On March 11, 7-9 pm, Second Saturdays features a pair of poets from Pittsburgh, Jason Irwin and Jen Ashburn, who look at life with an unflinching yet compassionate gaze. They will read from their new books A Blister of Stars and The Light on the Wall. Potluck and open-mic as usual. Please RSVP Jee at email@example.com for directions.
Jason Irwin was born with a litany of birth defects. A Blister of Stars (Low Ghost Press, 2016) is Irwin's interrogation of his own biography. His poems reveal the terror felt by a child confused about what is happening to his body; the endless surgeries and difficult recoveries, the strain it all puts on his parents both emotionally and financially. Irwin's luminous, reflective poems strive for solace in the face of horror, hold fast to faith while staring into the void. Jason is also the author of Watering the Dead (Pavement Saw Press, 2008), winner of the Transcontinental Poetry Award, and the chapbooks Where You Are (Night Ballet Press, 2014), & Some Days It's A Love Story (Slipstream Press, 2005). He grew up in Dunkirk, NY, and received an MFA from Sarah Lawrence College in 2004.
"In The Light on the Wall, Jen Ashburn powerfully depicts the fragility and complexities of childhood alongside the wonder of exploring and observing the world around us. This is a poetry of memory but also of awakening—written with great musicality, a precise eye for image, and a spirited tenderness. “I need the dark to see the starlight,” Ashburn says. She captures both darkness and light elegantly in this stunning debut collection of poems." -Scott Silsbe. Jen holds an MFA in creative writing from Chatham University, where she taught creative writing to inmates in the Allegheny County Jail through Chatham’s Words Without Walls program. Originally from southern Indiana, she spent four years in Japan and greater Asia.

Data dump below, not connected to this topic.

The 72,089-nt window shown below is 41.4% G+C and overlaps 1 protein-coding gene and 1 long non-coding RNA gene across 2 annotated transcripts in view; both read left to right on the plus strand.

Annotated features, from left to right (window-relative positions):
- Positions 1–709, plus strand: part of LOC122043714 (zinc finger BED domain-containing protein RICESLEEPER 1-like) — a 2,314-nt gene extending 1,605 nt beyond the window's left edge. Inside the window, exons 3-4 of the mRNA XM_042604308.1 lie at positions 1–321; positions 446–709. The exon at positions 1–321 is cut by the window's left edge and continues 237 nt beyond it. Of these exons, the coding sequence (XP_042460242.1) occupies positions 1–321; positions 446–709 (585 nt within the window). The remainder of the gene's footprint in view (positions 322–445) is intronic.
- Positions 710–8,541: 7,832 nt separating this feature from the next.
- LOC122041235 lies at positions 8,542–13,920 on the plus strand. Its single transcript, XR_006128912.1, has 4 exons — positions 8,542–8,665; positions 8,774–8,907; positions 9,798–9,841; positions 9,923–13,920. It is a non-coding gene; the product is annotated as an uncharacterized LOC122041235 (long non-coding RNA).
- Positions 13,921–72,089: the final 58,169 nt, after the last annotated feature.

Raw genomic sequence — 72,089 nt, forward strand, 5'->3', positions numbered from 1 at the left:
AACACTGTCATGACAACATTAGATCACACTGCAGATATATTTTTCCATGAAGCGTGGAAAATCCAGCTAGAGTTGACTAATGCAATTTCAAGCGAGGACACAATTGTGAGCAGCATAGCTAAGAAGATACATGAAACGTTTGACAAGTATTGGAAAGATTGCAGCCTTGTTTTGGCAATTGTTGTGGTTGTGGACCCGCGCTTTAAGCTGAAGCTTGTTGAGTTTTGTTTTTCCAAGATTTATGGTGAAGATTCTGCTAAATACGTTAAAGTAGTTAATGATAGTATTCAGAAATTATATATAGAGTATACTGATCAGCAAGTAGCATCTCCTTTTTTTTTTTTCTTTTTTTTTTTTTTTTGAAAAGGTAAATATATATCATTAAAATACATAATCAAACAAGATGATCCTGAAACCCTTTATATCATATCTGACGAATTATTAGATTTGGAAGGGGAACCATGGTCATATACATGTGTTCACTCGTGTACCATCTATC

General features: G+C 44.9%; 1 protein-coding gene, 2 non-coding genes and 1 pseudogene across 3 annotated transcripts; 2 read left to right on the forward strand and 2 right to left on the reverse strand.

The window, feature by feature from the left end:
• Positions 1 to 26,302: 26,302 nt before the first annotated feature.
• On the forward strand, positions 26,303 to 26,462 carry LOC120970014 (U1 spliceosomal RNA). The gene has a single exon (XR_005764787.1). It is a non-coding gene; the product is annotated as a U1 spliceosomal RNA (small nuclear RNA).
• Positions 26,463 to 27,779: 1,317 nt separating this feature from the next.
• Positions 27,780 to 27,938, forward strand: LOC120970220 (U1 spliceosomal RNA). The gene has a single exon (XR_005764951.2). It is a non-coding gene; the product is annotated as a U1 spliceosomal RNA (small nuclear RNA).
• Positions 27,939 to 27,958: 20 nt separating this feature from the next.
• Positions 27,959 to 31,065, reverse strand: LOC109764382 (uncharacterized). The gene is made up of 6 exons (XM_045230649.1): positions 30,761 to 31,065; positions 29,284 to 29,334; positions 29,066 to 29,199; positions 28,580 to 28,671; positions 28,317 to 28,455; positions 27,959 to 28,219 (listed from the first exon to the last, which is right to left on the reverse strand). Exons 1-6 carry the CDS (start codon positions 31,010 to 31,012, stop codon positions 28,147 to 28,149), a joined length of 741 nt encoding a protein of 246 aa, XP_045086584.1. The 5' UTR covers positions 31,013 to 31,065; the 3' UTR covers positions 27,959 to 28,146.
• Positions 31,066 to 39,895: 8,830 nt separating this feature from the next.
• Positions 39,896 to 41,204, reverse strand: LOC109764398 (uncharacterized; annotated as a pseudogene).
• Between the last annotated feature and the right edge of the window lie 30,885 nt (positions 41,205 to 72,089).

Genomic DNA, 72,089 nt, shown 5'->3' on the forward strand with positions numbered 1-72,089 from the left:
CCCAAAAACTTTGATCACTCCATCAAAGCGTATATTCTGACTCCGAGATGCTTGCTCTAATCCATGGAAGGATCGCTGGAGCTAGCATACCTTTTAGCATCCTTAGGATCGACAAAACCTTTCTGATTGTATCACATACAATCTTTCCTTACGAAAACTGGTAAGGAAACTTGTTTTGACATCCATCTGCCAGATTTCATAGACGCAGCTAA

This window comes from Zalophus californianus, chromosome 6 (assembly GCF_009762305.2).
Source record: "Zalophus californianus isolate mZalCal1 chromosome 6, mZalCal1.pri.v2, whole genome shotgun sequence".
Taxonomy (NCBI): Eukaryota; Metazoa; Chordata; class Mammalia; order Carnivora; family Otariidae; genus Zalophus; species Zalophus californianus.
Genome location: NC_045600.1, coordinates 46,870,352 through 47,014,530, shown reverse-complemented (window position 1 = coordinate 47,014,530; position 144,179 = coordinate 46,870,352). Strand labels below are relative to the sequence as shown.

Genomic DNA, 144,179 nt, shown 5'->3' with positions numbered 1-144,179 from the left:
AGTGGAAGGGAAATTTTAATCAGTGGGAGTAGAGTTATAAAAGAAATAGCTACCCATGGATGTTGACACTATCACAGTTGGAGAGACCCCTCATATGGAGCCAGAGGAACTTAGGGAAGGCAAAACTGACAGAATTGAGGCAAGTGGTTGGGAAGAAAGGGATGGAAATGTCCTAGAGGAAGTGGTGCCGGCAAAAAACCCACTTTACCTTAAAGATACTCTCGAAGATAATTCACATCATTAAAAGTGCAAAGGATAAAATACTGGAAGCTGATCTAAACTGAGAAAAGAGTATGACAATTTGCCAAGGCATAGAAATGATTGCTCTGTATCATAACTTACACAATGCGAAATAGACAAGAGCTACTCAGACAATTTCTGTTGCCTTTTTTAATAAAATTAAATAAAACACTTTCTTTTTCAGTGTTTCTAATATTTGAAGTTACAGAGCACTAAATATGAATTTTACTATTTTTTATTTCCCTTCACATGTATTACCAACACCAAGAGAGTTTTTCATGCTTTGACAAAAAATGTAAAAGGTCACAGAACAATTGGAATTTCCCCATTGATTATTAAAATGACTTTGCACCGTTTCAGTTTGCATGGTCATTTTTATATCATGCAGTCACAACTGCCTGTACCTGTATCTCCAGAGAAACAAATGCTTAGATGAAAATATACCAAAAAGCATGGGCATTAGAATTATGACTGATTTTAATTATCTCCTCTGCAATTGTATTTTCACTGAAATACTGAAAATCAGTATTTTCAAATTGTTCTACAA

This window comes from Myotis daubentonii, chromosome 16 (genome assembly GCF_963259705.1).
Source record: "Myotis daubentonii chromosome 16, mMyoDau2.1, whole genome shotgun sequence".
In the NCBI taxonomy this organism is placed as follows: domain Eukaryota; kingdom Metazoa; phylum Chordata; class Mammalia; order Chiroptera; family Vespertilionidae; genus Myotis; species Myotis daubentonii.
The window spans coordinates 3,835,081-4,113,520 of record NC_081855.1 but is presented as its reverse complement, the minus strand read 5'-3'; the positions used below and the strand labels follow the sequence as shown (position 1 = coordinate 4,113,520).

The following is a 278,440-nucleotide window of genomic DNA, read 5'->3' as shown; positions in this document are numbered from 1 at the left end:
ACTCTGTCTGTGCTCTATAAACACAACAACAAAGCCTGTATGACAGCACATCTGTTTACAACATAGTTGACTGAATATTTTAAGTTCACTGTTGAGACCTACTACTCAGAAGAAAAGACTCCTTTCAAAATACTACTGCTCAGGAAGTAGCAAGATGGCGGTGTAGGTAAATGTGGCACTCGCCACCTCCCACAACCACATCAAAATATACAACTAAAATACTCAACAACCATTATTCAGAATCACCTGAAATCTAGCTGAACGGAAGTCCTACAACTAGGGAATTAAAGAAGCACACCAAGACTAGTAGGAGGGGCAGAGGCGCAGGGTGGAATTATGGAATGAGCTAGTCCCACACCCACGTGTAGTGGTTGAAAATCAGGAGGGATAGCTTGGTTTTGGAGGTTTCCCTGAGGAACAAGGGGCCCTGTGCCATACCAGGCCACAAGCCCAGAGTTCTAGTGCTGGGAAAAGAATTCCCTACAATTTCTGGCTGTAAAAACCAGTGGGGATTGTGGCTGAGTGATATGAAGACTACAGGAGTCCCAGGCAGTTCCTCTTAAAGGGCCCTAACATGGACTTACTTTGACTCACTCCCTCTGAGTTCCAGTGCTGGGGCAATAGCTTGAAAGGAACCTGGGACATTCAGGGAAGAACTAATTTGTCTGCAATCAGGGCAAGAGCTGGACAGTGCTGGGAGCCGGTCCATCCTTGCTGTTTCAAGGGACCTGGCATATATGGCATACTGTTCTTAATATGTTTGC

Date and Time: Saturday, March 11, 7 pm Venue: Private home in Lower East Side, NY, NY RSVP: Jee at firstname.lastname@example.org
About Second Saturdays Reading Series The Second Saturdays Reading Series is a monthly literary gathering in New York City for the reading of Singaporean and American literatures. Typically we have 20 - 30 people assembling in a private home. The two-hour event begins with a potluck, followed by an open reading and the featured author. For our fourth season (October 2016 - June 2017), we have a terrific line-up, including Naomi Novik, Chinelo Okparanta, Jason Irwin, Sohrab Homi Fracis, George Kalogeris, and a recital-talk by Singaporean singer and conductor Phillip Cheah. If you'd like to be added to the mailing list or to host an event, please contact Jee at email@example.com. Follow us on Facebook.
Join us at White Whale Bookstore for an evening of words & music featuring poetry by Jenny Ashburn, Jason Irwin, Justin Vicari, & Robert Gibb. Music by Aaron Davis. Emcee Valerie Bacharach.
Jen Ashburn is the author of The Light on the Wall (Main Street Rag, 2016), and has work published in numerous venues, including The Writer’s Almanac, The MacGuffin and Whiskey Island. Recently, the Pennsylvania Center for the Book selected her poem “Our Mother Drove Barefoot” for the 2018 Public Poetry Project. She holds an MFA from Chatham University, and lives in Pittsburgh.
https://mainstreetragbookstore.com/p…/the-light-on-the-wall/ Robert Gibb was born in Homestead, Pennsylvania. His most recent collection include Among Ruins (Notre Dame Press, 2017), & After, his 11th collection and 2016 winner of the Marsh Hawk Press Poetry Prize.He earned a BA from Kutztown University, an MFA from the University of Massachusetts, Amherst, and a PhD f…
I've long been a fan of Jason Irwin's work, ever since his first chapbook, Some Days It's a Love Story, which absolutely blew me away. It actually beat a collection of mine out for a prize, and it deserved to. All of his books have been solid. Irwin tends to write personal poems about his life experiences, which, on the surface, sounds pretty straight-forward. But Irwin has had quite a life. He has seen truly hard times, and he's chosen to share with us the lessons he's learned, dealing with profound issues like trauma and death, while avoiding navel gazing.
A Blister of Stars does not disappoint. Irwin writes about his childhood, deeply personal poems about illness and poverty, with the underlying theme of economic instability brought about by the dying of the rust belt, a common theme in Irwin's writing. As a reader, you are present with Irwin as he faces life-threatening sickness and terrifying operations, while across the street, the neighbors are shooting …